1. Maven would run tests in the following sequence with a normal build: 

      1. Build the plain jar (without dependencies)

      2. Run unit tests

      3. Build the target plugin jar (jar-with-dependencies)

      4. Run integration tests

    2. So working with maven, our actual steps here are:

      1. No need to build the plain jar

      2. Don’t use non-integration tests

      3. Tell the agent to look in the “target” directory for the plugin jar (this is done using the plugins_dir configuration option in AbstractInstrumentationTest.startApmServerAndSetAgentPropertiesAndStartAgent())

      4. Make sure we only run the plugin regression tests after the jar-with-dependencies jar is generated, ie in integration test classes, classes ending in IT (“*IT.java” files)

  4. The application test classes are loaded. This happens as normal when the test is executed.

  5. The agent instruments the application. This should happen as normal when the test is executed, but we’ll check for this when we validate the information sent by the agent.

  6. The application runs some test code that exercises the instrumented methods. This should happen as normal when the test is executed, but we’ll check for this when we validate the information sent by the agent.

  7. The agent captures the information that the instrumentation provides. This should happen as normal when the test is executed, but we’ll check for this when we validate the information sent by the agent.

  8. The agent communicates with a mock APM server, sending the information captured by the instrumented method. This should happen and we’ll test for it, but there’s a race condition here. The agent communicates to the APM server asynchronously (so as not to delay the application at all). Even though it’s a local loopback connection, there is still a slight delay and also a potential batching delay. So we need to do a couple of things here:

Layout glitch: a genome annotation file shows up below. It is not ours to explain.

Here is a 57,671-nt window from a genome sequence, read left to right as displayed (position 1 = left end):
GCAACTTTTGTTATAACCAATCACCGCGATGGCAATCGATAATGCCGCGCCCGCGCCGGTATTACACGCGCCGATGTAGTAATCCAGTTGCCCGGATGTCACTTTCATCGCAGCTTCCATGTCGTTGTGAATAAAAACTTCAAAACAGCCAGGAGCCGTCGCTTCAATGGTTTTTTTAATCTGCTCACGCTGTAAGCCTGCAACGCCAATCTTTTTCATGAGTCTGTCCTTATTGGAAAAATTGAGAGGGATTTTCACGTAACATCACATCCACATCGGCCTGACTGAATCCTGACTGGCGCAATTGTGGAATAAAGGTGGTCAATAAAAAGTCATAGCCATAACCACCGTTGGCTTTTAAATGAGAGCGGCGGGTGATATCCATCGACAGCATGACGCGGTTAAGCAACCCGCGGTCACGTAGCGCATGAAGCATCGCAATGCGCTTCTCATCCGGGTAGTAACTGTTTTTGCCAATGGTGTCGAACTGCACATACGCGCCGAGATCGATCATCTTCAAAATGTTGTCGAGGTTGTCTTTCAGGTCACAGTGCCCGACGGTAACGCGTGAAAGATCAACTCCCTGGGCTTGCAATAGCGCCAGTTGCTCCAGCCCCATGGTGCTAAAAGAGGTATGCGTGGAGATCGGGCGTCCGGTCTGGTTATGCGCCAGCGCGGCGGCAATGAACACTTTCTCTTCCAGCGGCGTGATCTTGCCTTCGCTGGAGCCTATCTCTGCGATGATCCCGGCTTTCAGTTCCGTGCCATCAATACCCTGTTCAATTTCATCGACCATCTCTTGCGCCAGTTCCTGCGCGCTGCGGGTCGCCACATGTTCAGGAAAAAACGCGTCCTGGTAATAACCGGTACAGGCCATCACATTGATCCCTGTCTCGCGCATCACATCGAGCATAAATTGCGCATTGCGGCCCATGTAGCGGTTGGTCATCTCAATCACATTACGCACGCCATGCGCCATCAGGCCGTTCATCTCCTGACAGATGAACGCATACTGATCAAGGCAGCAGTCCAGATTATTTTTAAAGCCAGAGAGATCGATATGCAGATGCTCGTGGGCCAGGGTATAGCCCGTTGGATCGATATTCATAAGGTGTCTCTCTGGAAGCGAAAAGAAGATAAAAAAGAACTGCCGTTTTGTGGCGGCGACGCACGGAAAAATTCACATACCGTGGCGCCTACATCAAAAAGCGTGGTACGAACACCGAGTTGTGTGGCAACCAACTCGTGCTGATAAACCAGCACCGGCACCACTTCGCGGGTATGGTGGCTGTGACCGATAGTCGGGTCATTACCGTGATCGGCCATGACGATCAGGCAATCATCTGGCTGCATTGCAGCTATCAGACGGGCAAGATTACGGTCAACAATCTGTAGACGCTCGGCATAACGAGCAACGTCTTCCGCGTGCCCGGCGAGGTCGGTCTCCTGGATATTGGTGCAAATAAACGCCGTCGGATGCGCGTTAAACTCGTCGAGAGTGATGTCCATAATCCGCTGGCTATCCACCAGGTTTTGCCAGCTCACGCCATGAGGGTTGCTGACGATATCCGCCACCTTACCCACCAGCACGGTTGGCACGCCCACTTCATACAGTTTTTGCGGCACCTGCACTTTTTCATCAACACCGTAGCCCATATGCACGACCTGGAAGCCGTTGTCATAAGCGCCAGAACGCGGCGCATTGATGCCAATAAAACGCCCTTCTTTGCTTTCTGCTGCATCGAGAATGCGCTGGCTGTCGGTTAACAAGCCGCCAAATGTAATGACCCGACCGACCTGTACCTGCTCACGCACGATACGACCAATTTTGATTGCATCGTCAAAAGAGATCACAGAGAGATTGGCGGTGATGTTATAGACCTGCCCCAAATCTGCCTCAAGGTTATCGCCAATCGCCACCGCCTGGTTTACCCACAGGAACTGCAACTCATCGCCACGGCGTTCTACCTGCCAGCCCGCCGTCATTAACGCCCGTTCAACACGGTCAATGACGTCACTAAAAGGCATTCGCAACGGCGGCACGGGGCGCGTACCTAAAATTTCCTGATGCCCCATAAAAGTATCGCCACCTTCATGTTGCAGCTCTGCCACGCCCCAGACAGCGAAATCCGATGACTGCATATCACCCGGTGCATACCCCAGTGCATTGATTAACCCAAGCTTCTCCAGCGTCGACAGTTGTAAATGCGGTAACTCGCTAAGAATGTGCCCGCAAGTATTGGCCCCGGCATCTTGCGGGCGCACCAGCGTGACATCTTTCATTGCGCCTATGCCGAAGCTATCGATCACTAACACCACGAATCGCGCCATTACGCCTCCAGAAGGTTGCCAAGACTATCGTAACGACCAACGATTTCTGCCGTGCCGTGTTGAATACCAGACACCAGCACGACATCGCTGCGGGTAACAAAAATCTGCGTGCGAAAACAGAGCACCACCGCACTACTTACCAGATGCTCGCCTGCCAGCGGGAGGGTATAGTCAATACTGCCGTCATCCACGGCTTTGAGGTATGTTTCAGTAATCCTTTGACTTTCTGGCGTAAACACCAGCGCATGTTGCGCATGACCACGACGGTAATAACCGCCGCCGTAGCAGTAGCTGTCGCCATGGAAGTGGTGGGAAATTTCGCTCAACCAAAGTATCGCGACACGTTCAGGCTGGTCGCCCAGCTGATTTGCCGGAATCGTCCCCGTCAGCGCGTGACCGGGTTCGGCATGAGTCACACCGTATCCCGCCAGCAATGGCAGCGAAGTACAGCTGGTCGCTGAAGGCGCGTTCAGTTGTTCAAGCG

1. Minimize any agent-APM server communication batching delay by setting the api_request_size to a small value (this is done in AbstractInstrumentationTest.startApmServerAndSetAgentPropertiesAndStartAgent())

    2. Be prepared to wait a bit to retrieve the information from the mock APM server (by adding a timeout to retrieving the information, see the MockApmServer.getAndRemoveTransaction() method)

  9. The test accesses the information from the mock APM server.

  10. The test validates that the information is what was expected. The mock APM server returns the information in JSON format, so any information can be easily navigated to check it.

Putting it all together

The regression test in the repo holding the example holds three classes that between them implement the test framework and the integration tests. They are small classes and straightforward to understand:

  • The MockApmServer is just a webserver that will try to convert incoming text lines into JSON objects. If it finds a JSON object with a root node named “transaction,” it will store the node in an array that can be accessed by anything that holds a reference to the mock APM server object (i.e., subclasses of AbstractInstrumentationTest).
  • AbstractInstrumentationTest provides the basis for an integration test, starting the mock APM server and attaching the elastic agent, using all the correct properties needed (and shutting down correctly when the integration test is complete).
  • ExampleHttpServerInstrumentationIT is the concrete integration test that runs the full test suite for the plugin by:
    • Starting the application
    • Executing some (HTTP) requests against the application server
    • Checking that the test requests generage the correct number of valid Elastic APM transactions with the values that correspond to those that the instrumentation is setting.
  • A pom puts it all together, building and running the test suite on a build (e.g., with mvn clean install).

You can also run the tests from an integrated development environment (IDE) as normal, though the IDE may not build the jar-with-dependencies automatically, so that may need to be configured or built externally.

Try it out

Simply clone the example repo, cd to the root directory of the project, and run mvn clean install. If your test validates that the information was what was expected, then you’re good to go!